Trends Immunol 2002 Aug;23(8):403-8
Arthritis and Inflammation Research Centre, Department of Medicine, University of Melbourne, The Royal Melbourne Hospital, Victoria 3050, Parkville, Australia
Granulocyte macrophage-colony stimulating factor (GM-CSF) is now best viewed as a major regulator governing the functions of granulocyte and macrophage lineage populations at all stages of maturation.
There is recent evidence for a key role for GM-CSF in inflammatory and autoimmune diseases, therefore making it worthy of consideration for targetting.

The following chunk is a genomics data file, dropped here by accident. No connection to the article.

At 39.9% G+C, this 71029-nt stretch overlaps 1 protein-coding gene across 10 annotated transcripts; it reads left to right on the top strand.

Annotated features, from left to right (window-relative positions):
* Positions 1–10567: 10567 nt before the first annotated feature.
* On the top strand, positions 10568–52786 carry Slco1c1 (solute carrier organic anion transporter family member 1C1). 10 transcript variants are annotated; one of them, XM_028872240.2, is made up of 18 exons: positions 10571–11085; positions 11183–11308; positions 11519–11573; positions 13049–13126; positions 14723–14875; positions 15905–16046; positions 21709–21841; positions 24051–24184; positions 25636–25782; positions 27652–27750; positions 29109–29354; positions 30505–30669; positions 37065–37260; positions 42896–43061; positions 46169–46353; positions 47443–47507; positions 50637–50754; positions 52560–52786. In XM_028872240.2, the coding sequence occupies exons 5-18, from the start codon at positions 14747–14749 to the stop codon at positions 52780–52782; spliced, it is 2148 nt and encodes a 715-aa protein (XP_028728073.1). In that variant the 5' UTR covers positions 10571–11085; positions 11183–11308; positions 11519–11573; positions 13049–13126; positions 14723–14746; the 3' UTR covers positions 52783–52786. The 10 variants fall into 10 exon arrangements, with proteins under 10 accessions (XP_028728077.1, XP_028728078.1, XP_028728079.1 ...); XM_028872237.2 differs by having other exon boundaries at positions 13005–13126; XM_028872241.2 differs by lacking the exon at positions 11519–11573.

Such evidence includes disease exacerbation following its administration and amelioration of disease in animal models by GM-CSF gene targetting or by anti-GM-CSF antibody blockade.
The interdependence of GM-CSF formation and that of the important proinflammatory cytokines, interleukin-1 and tumour necrosis factor-alpha (TNF-alpha), is discussed, as is the greater disease suppression found in arthritis models following GM-CSF depletion compared with that observed in the absence of TNF-alpha.